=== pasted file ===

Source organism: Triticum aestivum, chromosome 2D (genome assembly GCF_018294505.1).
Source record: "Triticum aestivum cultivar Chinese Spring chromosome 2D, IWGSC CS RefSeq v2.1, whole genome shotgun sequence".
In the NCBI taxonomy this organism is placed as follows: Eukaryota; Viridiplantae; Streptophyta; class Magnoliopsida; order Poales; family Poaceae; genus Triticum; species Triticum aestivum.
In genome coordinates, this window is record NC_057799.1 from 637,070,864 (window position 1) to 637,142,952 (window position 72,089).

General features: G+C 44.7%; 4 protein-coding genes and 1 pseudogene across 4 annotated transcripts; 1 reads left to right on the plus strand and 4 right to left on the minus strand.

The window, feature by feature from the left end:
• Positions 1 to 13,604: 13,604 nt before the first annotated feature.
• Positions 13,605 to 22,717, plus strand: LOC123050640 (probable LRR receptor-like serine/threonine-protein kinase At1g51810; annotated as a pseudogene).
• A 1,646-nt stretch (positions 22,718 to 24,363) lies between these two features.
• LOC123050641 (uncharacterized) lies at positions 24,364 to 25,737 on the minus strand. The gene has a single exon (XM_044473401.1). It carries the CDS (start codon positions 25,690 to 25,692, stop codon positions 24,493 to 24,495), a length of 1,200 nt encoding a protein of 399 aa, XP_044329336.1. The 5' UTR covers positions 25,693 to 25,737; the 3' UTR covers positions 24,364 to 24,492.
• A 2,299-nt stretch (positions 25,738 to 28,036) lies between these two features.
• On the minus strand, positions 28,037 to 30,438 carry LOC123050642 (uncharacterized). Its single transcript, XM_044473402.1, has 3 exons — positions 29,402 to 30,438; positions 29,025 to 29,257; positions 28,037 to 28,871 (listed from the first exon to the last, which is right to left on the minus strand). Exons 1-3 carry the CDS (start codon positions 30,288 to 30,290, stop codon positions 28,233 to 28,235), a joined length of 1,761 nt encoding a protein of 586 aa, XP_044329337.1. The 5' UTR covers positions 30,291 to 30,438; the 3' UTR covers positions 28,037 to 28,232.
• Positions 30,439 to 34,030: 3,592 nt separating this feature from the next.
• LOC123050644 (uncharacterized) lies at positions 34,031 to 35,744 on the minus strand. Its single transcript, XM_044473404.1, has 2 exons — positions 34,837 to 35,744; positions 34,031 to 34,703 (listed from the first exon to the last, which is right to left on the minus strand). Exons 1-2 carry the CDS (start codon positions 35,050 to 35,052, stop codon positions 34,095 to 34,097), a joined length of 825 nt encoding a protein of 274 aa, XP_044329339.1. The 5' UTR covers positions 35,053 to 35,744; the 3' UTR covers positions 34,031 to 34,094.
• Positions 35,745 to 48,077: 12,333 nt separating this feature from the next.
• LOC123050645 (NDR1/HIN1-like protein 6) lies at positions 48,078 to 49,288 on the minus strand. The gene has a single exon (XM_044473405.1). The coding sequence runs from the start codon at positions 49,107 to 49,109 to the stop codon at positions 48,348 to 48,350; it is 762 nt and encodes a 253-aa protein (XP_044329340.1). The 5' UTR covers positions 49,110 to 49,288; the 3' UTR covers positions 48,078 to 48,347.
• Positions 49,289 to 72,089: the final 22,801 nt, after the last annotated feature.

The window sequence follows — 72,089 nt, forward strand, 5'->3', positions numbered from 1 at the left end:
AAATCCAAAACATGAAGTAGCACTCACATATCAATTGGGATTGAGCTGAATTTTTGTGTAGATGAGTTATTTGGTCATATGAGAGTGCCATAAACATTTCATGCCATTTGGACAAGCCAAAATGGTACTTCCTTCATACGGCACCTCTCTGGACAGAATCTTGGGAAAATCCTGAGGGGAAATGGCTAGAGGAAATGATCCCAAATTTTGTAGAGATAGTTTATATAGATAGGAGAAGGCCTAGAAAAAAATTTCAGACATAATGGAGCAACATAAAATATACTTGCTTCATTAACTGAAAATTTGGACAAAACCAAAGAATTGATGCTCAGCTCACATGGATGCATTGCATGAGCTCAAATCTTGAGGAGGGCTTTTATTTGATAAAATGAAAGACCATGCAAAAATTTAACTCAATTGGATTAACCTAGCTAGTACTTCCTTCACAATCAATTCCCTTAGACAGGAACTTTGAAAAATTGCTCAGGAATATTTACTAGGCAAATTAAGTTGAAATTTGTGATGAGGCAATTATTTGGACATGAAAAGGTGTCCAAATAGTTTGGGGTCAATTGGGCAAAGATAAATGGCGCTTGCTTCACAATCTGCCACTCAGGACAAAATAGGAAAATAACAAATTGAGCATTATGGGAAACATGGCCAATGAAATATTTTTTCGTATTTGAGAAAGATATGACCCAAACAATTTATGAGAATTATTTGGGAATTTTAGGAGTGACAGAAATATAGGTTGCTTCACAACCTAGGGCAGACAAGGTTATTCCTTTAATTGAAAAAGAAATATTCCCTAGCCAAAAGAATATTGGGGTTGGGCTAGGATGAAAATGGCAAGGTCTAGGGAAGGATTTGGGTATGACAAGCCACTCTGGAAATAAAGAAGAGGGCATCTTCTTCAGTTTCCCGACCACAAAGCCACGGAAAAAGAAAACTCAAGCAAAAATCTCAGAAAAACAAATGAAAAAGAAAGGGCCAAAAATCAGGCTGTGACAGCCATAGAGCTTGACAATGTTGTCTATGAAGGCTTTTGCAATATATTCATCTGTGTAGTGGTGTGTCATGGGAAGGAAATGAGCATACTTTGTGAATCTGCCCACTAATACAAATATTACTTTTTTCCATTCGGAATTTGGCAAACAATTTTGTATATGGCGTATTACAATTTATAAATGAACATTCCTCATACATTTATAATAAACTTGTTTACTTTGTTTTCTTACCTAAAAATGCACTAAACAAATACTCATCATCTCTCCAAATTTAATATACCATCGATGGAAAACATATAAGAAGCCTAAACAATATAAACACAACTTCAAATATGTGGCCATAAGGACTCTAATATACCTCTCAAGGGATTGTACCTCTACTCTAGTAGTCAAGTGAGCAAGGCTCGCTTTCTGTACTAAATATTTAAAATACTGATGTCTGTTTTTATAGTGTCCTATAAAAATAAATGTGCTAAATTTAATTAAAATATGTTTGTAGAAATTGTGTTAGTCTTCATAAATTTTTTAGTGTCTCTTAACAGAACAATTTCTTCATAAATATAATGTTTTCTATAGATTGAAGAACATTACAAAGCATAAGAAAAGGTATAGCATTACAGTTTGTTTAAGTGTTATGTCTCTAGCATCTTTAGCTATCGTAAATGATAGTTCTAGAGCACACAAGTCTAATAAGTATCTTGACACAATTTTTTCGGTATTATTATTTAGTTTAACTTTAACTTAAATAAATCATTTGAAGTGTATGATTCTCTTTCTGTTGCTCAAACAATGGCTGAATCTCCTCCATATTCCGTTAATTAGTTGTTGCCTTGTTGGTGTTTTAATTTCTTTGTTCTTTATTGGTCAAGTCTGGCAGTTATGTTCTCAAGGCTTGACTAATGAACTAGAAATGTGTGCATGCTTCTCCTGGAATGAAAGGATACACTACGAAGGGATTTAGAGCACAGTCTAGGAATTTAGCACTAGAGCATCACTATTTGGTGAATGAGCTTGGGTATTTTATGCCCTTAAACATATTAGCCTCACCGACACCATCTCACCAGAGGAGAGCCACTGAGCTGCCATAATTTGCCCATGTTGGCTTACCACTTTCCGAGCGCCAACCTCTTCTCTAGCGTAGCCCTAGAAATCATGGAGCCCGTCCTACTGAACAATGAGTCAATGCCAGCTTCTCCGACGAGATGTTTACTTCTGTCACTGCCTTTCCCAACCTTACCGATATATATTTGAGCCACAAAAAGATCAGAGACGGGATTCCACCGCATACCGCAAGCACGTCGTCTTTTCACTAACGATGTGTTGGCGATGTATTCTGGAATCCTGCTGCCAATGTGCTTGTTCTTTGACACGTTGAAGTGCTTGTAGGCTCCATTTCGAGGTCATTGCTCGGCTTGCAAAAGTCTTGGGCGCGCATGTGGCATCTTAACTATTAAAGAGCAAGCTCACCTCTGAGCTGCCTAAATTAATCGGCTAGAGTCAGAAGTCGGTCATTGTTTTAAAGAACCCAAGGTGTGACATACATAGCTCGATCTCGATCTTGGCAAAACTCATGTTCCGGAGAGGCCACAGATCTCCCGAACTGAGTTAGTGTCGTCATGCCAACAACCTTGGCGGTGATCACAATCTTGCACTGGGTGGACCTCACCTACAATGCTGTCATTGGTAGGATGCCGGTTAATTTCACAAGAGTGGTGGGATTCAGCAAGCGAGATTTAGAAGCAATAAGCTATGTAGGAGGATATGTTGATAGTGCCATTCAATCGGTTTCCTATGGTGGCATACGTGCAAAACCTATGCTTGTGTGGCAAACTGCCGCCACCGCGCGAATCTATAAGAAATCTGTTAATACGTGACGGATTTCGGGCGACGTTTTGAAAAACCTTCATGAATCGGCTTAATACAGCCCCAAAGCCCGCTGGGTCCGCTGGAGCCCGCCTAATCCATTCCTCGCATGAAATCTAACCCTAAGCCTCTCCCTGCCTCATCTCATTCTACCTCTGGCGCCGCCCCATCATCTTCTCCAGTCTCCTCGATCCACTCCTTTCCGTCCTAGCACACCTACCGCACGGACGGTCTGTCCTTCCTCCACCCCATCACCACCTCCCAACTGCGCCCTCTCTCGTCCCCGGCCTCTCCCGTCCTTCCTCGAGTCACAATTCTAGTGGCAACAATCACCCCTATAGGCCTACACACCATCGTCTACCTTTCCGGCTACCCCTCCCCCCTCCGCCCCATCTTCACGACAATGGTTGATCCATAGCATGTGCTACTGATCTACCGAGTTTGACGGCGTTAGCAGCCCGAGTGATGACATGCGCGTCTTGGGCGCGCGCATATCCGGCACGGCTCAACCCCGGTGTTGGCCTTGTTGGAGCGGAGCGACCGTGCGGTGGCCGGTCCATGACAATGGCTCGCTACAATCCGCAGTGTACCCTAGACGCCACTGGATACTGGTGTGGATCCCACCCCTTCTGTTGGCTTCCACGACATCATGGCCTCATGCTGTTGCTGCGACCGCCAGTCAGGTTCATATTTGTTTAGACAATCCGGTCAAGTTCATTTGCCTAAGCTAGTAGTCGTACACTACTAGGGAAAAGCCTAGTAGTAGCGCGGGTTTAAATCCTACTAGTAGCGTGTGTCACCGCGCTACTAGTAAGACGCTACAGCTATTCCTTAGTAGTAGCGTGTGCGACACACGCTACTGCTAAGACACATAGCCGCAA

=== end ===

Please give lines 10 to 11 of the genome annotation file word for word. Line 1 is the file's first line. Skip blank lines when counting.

• LOC123050641 (uncharacterized) lies at positions 24,364 to 25,737 on the minus strand. The gene has a single exon (XM_044473401.1). It carries the CDS (start codon positions 25,690 to 25,692, stop codon positions 24,493 to 24,495), a length of 1,200 nt encoding a protein of 399 aa, XP_044329336.1. The 5' UTR covers positions 25,693 to 25,737; the 3' UTR covers positions 24,364 to 24,492.
• A 2,299-nt stretch (positions 25,738 to 28,036) lies between these two features.